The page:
Yet I’m fascinated as I wonder who will come. The funeral home wanted to know what size room we’d need. Bob said, “We have a small room that will seat 30, a larger one for 60 and the largest  for 130. Unlike planning a wedding at which the guests are specifically invited and the RSVPs carefully counted, a funeral is a wild card. A small obituary goes into the newspaper, and you hope people see it. Beyond that, you can’t plan.

“The younger the deceased, the stronger the draw,” they say. Is 64 young? As Nate and I approached the social security check-drawing age of 65, we felt pretty old. As he anticipated death, our tune changed and 64 was young. We have no idea how many or who will come.

Attending a wake or a funeral is not pleasant. It’s difficult to know what to say or how to act. Those who do come will be, I’m certain, our true friends. In this one way, funerals and weddings are alike. I’m looking forward to putting my arms around people I love but have not seen in many months or maybe even years. We will be coming together because Nate died, which is a horrible reason to gather. But we will also find gentle enjoyment in seeing each other, longing for more than lightning fast conversations in a receiving line.

If only Nate could be there, too…..

“We are always confident, even though we know that as long as we live in these bodies we are not at home with the Lord. For we live by believing and not by seeing. Yes, we are fully confident, and we would rather be away from these earthly bodies, for then we will be at home with the Lord.” (2 Corinthians 5:6-8)

Counting Blessings

Our first day without Nate has been jam-packed with wake and funeral preparations, trips to the cemetery and funeral home, eulogy and obituary writing, and shopping for proper funeral clothes. All of it reminds us that Nate’s death is the only reason for today’s check list.

The low point of the day was when Van’s Medical Supply arrived to pick up the hospital bed and related equipment. As the man stepped into our front door he looked me in the eye and said, “I’m so sorry for your loss.”

I started to tear up and said, “It seems like you just brought the bed in.”

He looked at the ground and quietly said, “It went so fast for you.”

Watching him break apart the sturdy automatic bed was a symbol of my breaking heart. I could hardly stand it and had to look away. Last night after everyone was in bed, at 4:45 am, I was longing to get my pajamas on and go to sleep but was drawn to the little room where Nate died. The hospital bed was still set up then, although the sheets had gone out the door wrapped around Nate. I climbed onto the bed with my face in his pillows and cried and cried. The plugged-in mattress gently rose and fell as it had when Nate had been lying on it, coming to life with the weight of my body. Oh how I missed Nate, even the Nate in the hospital bed.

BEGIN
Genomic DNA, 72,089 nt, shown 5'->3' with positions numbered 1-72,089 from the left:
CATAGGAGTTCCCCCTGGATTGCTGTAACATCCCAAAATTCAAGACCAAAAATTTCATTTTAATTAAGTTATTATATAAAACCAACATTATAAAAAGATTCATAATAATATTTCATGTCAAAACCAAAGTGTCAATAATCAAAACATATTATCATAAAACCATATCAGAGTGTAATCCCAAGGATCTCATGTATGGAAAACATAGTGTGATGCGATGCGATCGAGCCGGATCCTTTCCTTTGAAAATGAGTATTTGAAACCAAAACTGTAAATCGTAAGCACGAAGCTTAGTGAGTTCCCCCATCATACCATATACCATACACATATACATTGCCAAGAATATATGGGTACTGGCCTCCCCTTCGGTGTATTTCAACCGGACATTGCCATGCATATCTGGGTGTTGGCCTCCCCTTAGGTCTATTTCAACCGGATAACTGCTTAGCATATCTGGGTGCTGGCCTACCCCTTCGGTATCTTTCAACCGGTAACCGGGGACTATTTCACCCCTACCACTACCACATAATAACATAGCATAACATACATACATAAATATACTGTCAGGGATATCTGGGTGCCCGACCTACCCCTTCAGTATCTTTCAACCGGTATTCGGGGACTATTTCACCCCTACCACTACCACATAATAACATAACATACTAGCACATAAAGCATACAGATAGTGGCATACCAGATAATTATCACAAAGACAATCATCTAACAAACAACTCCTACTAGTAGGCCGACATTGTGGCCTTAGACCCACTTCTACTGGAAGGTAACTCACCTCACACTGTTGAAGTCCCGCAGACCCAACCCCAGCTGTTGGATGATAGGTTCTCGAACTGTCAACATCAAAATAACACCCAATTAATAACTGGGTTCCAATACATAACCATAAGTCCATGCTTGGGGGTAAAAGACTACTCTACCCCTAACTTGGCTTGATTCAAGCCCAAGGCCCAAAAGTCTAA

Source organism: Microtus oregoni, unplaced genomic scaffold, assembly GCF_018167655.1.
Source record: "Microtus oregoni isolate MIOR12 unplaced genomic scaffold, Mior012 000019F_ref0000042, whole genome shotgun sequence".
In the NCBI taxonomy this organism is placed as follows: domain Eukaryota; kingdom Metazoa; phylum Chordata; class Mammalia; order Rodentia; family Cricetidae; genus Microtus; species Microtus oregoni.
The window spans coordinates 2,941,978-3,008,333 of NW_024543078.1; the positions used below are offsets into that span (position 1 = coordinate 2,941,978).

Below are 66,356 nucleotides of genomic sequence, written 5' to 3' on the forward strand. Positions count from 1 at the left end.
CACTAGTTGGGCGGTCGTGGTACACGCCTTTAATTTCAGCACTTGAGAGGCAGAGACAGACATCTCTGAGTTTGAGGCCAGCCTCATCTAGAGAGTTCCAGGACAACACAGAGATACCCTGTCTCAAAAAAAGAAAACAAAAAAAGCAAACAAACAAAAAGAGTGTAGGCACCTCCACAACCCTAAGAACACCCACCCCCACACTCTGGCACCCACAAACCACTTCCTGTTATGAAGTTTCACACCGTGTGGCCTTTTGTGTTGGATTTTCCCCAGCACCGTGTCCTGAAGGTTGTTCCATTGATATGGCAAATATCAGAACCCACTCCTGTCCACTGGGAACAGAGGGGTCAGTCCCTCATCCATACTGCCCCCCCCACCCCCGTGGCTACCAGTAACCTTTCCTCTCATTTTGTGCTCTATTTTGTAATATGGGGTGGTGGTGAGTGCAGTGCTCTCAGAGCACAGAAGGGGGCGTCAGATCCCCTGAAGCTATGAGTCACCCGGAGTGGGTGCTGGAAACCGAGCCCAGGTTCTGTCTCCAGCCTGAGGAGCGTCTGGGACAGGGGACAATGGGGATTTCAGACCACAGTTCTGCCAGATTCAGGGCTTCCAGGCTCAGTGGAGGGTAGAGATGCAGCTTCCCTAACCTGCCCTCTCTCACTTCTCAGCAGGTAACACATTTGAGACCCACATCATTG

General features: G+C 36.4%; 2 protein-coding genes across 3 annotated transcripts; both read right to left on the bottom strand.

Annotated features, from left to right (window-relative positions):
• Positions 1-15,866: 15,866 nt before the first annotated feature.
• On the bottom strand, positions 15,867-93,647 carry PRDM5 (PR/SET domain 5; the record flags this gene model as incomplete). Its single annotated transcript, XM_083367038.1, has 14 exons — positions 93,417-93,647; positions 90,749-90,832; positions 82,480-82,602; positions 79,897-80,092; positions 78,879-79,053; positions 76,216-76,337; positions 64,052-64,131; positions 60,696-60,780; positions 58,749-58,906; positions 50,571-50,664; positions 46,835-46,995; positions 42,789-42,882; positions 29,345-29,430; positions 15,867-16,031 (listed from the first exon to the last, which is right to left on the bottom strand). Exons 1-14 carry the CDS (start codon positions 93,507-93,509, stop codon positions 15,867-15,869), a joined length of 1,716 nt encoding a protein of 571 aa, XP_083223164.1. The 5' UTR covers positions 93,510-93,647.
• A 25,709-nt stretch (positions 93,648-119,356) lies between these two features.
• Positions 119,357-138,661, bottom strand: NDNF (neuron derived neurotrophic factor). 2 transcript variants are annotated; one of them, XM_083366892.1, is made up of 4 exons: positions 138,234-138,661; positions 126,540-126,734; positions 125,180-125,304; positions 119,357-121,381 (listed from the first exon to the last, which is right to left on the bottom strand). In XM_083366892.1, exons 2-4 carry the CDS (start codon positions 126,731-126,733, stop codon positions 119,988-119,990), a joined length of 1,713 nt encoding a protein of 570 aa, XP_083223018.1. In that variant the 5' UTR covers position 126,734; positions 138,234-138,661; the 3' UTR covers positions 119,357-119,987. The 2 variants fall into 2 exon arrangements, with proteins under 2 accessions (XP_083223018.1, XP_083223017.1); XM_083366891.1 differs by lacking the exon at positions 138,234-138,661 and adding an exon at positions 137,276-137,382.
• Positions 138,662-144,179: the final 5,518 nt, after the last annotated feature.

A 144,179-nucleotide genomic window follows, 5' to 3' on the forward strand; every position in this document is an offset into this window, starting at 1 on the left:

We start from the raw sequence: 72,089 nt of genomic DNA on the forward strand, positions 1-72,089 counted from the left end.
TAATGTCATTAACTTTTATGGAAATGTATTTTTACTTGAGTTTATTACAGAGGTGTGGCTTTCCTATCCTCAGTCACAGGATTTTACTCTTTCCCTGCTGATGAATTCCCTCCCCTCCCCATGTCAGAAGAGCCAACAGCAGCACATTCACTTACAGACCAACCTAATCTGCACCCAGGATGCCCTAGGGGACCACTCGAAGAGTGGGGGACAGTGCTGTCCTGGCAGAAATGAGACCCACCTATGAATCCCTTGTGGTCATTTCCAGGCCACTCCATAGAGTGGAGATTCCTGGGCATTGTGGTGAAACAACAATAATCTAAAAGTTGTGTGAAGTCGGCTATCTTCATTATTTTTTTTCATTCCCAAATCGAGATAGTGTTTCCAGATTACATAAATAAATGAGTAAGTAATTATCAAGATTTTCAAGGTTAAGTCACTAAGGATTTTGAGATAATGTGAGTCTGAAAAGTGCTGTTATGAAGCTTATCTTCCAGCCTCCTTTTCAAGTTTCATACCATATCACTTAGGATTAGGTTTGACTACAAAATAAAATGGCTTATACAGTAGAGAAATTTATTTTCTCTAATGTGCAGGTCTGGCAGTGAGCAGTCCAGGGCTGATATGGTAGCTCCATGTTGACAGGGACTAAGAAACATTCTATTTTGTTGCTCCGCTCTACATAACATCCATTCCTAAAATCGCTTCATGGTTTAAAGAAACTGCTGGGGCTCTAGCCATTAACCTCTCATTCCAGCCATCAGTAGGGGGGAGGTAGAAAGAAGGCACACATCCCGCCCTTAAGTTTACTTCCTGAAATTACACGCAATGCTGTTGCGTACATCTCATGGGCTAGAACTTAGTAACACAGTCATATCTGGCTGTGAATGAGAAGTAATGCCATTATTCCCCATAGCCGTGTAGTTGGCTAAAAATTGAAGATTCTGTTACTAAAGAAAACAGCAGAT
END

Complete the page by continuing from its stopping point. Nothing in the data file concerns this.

As long as he’d been alive, even if breathing ever so slightly, I still had my husband. I was still a married woman. We were still a team, working together to keep him alive. Now he was gone, and his absence was completely final for the rest of my life. I began to understand why people can make decisions to keep their debilitated loved ones on life support, even though brain-dead. A person can still hug, kiss and hold a warm, living body. Caressing the dead is unthinkable.

Nate’s makeshift bedroom was rearranged and put back the way it had been the day the hospital bed arrived, a desk in the middle, computer on top of that, wing chair in the corner, bookshelves again visible. Last night’s atmosphere of quiet worship in that place had dissipated like so much smoke in a stack, and my insides ached to have Nate back.

Lying in bed at 5:00 am last “night” wasn’t peaceful. A thousand thoughts swirled in my brain as I replayed the important events of the 24 hours just past, savoring the memories. Today as I looked at the room where he stopped breathing, the scene reappeared in my mind. But God firmly reminded me of what had happened in the minutes after Nate died.

Our nine kids and kids-in-law had once again squeezed around the bed to say their final goodbyes. After Nate died, no one said a word. Then I began talking about what he was possibly seeing and doing at that exact time in another world, trying desperately to cut through the thick atmosphere of sorrow in the room. No one else spoke, unless choked sobs and teary sniffles qualified.

We all studied Nate’s face, so devoid of life and truly qualifying as a corpse. Our Nate was no longer in the room with us. That wasn’t him. What good would it do to stay focused on him… on that?

The kids and I began talking about the way it all happened. Before too many minutes had passed, we were numbering our blessings. On a busy day like yesterday, how likely was it that each of us would have been in the room as he died? We had wanted that. I had wanted that. And there we were.

There was the blessing of having Nate at home with us, around the clock, rather than far away in the sterile, fluorescent atmosphere of a hospital. There was the totally unexpected outpouring of love from those we know and some we’d never met, everything from checks in the mail to food in the fridge. And there was the mysterious power of prayer, prayed in great volume, bringing our family and our husband/dad into God’s throne room daily. As we named these blessings and many more, we were able to dry our tears and walk out of the room.              blessings pumpkin, half mast flag 004

One of today’s happier tasks was to gather pictures of Nate for poster boards we will display at the funeral home. In a group effort to page through 196 albums, happy memories washed over us like a fresh breeze coming into a stuffy room. Chuckles grew into laughter and then into guffaws as we recalled funny stories the photos told. We studied Nate in all the pictures and our blessings list grew longer: he took us on great vacations, wanted us to have fun, taught us to fish, rode with us on motorcycles, always included our friends. One of the boys said, “Papa was just a legend.”

“I will bless my people and their homes around my holy hill. And in the proper season I will send the showers they need. There will be showers of blessing.” (Ezekiel 34:26)